By Bonnie Kristian
On July 19, Rep. John Ratcliffe (R-Texas) offered an amendment, adopted by voice vote, to the “minbus” (also known as the “security-bus”) spending bill then making its way through the House. His addition was brief: “None of the funds made available by this Act may be used to propose, plan for, or execute a new or additional Base Realignment and Closure (BRAC) round.”
Or, in plain English: Congress won’t let the Pentagon close military bases and other facilities it no longer needs.
The process of losing this real estate dead weight is called BRAC, and the last round was initiated during the second Bush presidency. Since then, the Pentagon has clamored to begin a new round on grounds of fiscal responsibility and optimal defense readiness, but Congress won’t cooperate. In fact, the Ratcliffe amendment is not the first time lawmakers have banned the Department of Defense (DoD) from spending any money on the research necessary to perform BRAC correctly; similar language appeared in 2015’s $1.1 trillion omnibus spending bill.
Why the congressional obstructionism? The unavoidable answer is self-interest. Members of Congress don’t want to approve a new BRAC round because they’re worried it could lead to base closures affecting their districts, which in turn could mean fewer votes come Election Day. “Abusing taxpayer dollars to support wasting assets or rusting eye sores that are not maintained does not make constituents feel better,” observes the American Enterprise Institute’s Mackenzie Eaglen. “It only serves politicians.”
The result is billions in annual waste. By the Pentagon’s analysis, almost one quarter of the facilities it maintains are no longer needed—regardless of modest increases in troop levels—but Americans are still paying to keep all those lights on. “The Army will be carrying the greatest excess overhead—33 percent according to the study—while the Air Force will have a 32 percent surplus,” noted a recent open letter to Congress signed by a disparate collection of 40-plus defense experts, while the “Navy and Marine Corps combined will have 7 percent surplus.” (That might not sound like much until you remember the sheer scale of U.S. military might, and the legion of civilian contractors and back-office personnel occupying these government jobs.) Many of these bases have been identified as useless to American defense for decades, with some waiting for closure for more than half a century.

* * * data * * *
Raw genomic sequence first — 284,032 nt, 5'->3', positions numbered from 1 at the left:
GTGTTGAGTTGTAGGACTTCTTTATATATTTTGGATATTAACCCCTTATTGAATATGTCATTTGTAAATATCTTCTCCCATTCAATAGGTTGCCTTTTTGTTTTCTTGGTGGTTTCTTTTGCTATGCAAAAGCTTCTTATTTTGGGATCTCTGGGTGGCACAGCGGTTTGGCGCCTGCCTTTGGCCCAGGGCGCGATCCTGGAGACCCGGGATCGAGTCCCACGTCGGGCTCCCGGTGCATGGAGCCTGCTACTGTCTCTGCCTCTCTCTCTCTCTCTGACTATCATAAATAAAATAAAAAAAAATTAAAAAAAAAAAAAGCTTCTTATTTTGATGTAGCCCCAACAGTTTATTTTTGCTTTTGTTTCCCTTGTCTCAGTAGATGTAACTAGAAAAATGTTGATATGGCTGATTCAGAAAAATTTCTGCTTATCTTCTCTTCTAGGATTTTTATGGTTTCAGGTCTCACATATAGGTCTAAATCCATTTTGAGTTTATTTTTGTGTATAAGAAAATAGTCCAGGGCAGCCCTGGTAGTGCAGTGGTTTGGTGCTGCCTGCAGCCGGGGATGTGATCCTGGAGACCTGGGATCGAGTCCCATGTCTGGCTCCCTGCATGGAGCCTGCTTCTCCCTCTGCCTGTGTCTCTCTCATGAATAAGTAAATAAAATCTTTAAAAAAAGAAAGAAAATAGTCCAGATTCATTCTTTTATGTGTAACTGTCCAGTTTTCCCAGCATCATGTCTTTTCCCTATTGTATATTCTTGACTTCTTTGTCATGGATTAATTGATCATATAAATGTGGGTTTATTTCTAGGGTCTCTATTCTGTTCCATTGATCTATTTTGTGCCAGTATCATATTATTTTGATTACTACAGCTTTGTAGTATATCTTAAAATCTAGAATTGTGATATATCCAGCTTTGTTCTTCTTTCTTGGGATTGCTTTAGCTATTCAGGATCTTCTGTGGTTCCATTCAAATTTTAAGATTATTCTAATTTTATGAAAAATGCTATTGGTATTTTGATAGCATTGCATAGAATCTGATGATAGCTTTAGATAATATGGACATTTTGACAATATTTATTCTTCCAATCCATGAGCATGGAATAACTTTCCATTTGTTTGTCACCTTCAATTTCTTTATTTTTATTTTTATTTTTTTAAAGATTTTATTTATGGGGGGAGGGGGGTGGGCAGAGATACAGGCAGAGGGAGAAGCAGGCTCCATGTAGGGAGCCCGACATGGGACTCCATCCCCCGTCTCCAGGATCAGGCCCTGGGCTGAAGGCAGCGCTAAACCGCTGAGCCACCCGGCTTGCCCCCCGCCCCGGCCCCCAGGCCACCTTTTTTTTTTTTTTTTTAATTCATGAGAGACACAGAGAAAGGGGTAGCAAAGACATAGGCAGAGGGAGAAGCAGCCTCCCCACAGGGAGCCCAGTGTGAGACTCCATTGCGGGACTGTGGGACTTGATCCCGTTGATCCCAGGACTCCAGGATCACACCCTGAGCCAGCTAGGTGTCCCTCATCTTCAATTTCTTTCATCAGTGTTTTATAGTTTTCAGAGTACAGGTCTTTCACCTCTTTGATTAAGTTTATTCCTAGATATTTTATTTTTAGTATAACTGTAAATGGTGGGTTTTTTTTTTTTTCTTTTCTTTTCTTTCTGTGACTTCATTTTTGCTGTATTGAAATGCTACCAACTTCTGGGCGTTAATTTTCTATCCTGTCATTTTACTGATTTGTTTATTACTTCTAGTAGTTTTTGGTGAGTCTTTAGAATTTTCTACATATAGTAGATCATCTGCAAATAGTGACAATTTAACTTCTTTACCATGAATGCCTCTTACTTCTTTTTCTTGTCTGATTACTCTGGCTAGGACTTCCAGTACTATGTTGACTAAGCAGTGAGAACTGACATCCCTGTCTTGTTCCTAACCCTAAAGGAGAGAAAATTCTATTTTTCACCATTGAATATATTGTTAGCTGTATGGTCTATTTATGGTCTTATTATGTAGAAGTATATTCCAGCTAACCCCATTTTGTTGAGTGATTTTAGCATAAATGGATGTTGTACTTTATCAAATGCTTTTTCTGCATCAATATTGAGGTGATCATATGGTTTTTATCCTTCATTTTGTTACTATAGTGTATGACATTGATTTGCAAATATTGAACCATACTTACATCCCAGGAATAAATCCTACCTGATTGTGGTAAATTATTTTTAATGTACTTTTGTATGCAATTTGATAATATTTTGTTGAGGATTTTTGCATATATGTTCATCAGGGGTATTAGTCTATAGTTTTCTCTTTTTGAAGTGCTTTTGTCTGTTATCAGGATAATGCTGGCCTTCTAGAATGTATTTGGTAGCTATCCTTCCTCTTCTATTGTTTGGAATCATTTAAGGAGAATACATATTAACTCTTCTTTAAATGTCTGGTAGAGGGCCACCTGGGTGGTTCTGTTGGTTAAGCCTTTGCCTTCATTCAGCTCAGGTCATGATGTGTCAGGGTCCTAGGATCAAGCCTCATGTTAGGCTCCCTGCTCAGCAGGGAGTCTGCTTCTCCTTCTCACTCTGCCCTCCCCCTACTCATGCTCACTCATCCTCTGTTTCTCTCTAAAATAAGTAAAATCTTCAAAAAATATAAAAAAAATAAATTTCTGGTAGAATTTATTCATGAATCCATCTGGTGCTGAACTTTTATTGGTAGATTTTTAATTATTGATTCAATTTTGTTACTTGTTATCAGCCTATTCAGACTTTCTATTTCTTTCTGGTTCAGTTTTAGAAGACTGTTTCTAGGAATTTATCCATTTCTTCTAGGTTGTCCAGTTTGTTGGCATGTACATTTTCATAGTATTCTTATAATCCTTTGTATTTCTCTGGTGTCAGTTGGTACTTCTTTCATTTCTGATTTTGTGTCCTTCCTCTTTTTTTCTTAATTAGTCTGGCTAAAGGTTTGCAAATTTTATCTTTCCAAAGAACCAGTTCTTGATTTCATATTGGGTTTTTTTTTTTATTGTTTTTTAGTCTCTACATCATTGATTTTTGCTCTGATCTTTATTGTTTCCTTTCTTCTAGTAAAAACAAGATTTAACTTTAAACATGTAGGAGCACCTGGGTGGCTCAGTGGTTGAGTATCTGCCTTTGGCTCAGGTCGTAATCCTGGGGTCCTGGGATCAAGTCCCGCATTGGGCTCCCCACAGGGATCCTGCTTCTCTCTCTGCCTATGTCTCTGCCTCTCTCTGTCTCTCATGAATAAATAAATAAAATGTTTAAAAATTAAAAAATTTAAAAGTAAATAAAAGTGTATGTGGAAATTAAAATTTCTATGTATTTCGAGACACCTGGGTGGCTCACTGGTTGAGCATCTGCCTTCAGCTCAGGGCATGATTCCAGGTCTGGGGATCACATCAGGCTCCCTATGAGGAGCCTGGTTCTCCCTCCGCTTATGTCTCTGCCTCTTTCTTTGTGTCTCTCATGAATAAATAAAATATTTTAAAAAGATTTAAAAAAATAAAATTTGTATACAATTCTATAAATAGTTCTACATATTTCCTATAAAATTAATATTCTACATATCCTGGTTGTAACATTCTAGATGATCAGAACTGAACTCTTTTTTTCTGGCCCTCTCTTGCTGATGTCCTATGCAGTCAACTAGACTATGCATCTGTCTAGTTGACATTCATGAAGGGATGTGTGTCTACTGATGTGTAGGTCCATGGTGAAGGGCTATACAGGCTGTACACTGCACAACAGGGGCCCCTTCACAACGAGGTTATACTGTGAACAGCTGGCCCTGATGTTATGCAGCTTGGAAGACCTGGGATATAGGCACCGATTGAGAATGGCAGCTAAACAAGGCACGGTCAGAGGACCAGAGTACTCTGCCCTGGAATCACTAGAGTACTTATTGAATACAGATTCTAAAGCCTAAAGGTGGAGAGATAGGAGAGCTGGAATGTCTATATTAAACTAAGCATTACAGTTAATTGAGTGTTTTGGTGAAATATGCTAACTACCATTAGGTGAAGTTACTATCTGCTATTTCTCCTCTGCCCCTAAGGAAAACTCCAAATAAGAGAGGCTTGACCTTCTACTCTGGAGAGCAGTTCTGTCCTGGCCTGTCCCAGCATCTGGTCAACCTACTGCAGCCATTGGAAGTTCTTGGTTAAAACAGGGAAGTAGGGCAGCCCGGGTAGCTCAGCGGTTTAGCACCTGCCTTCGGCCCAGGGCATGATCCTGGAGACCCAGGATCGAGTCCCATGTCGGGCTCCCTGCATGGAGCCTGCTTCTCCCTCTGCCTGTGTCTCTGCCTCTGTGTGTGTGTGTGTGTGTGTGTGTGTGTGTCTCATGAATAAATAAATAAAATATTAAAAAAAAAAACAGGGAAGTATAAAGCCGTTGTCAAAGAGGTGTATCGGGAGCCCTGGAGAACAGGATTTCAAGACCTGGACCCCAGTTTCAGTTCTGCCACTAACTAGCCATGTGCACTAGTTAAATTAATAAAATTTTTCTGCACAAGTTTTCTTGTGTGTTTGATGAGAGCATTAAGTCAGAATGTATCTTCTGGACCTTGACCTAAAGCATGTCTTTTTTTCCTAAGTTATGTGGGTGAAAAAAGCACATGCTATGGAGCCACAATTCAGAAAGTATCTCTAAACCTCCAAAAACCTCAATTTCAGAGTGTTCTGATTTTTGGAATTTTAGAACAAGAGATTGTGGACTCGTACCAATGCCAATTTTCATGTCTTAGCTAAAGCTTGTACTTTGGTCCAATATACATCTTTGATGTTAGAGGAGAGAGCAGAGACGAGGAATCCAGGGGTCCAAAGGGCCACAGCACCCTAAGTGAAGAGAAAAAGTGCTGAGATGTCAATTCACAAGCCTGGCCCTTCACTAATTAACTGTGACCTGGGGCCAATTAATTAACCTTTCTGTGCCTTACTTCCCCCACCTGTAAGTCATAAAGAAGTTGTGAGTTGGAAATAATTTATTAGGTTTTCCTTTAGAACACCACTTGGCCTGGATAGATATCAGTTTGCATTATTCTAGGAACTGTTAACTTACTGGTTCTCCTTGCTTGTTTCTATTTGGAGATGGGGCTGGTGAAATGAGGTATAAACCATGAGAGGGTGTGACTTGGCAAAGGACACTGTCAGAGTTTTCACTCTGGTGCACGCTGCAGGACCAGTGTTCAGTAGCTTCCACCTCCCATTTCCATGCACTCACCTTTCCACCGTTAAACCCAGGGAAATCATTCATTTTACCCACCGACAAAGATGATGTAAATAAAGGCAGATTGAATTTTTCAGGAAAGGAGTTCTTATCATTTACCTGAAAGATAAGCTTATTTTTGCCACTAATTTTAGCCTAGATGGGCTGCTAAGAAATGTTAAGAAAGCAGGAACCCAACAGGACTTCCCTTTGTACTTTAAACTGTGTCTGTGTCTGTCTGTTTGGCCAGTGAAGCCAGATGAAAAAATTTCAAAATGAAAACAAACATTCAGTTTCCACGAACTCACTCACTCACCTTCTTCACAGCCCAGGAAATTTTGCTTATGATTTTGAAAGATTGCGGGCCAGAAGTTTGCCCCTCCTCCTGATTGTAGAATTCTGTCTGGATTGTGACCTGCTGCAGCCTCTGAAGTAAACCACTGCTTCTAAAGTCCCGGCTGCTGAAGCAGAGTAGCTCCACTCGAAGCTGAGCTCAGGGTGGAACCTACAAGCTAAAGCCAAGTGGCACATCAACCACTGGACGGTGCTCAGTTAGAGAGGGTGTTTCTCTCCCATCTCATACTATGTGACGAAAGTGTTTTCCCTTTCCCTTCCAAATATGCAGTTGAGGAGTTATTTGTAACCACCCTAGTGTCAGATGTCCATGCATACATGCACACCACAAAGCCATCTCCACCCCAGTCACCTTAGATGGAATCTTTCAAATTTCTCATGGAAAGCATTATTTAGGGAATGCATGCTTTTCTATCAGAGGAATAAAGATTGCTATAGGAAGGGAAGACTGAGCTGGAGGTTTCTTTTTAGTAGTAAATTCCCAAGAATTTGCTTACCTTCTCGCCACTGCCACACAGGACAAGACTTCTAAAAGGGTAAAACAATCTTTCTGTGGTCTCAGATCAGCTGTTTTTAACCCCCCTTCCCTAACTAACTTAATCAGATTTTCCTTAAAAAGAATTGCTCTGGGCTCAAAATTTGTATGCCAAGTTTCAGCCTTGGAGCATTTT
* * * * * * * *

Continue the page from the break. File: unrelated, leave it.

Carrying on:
The cost is enormous. “We have too much [property], it’s too old and it’s too expensive,” says Lt. Gen. John Cooper, the Air Force’s deputy chief of staff for logistics, engineering, and force protection. At present, the Pentagon calculates it is saving $12 billion annually from past BRACs. Some $5 billion of that comes from the last BRAC alone, which closed a mere 5 percent of excess DoD holdings. That means a more thorough pare down could produce more dramatic savings still.
Proceeding to a new BRAC round has the enthusiastic backing of the Pentagon plus the vocal support of Defense Secretary James Mattis on strategic grounds, and it is not a partisan issue. A few days before the Ratcliffe amendment was affirmed, for example, the House voted down another Republican’s offering, this one introduced by California’s Rep. Tom McClintock to pave the way for BRAC. The vote was split across party lines, divided not by Democrat and Republican but by lawmakers who treat the Pentagon like a jobs program and those who prioritize security and fiscal responsibility.
Of course, it is true that closing unneeded bases is a source of economic disruption. Shutting down these wasteful facilities will mean many defense contractors and facility personnel will lose their jobs, and members of Congress are right to be concerned about such human consequences.
But the good news is research from previous BRACs shows “nearly all communities recover well from closures,” Eaglen writes, citing examples of Bergstrom Air Base, “turned into a thriving airport,” and the waterfront attractions at the former Philadelphia Navy Yard. “As lawmakers look to reverse the military’s drawdown,” Eaglen adds, “they would be wise to right-size the bloated defense civilian workforce and unlock the economic potential of communities affected by base realignment and closure.” BRAC can be a route to greater economic stability in the long term. “
“When we squander billions of defense dollars keeping obsolete military bases open to satisfy congressional constituencies, we directly rob our military forces of the resources we are reminded they need,” said Rep. McClintock while introducing his pro-BRAC amendment. The “minibus” has passed the House without his prudent addition, but as of this writing it has yet to clear the Senate. Perhaps when the House and Senate convene in conference, DoD can begin the new, necessary BRAC round so long overdue.
Bonnie Kristian is a fellow at Defense Priorities. She is a weekend editor at The Week and a columnist at Rare, and her writing has also appeared at Time Magazine, CNN, Politico, Relevant Magazine, The Hill, and The American Conservative, among other outlets.
This piece was originally published by The National Review on August 10, 2017. Read more HERE.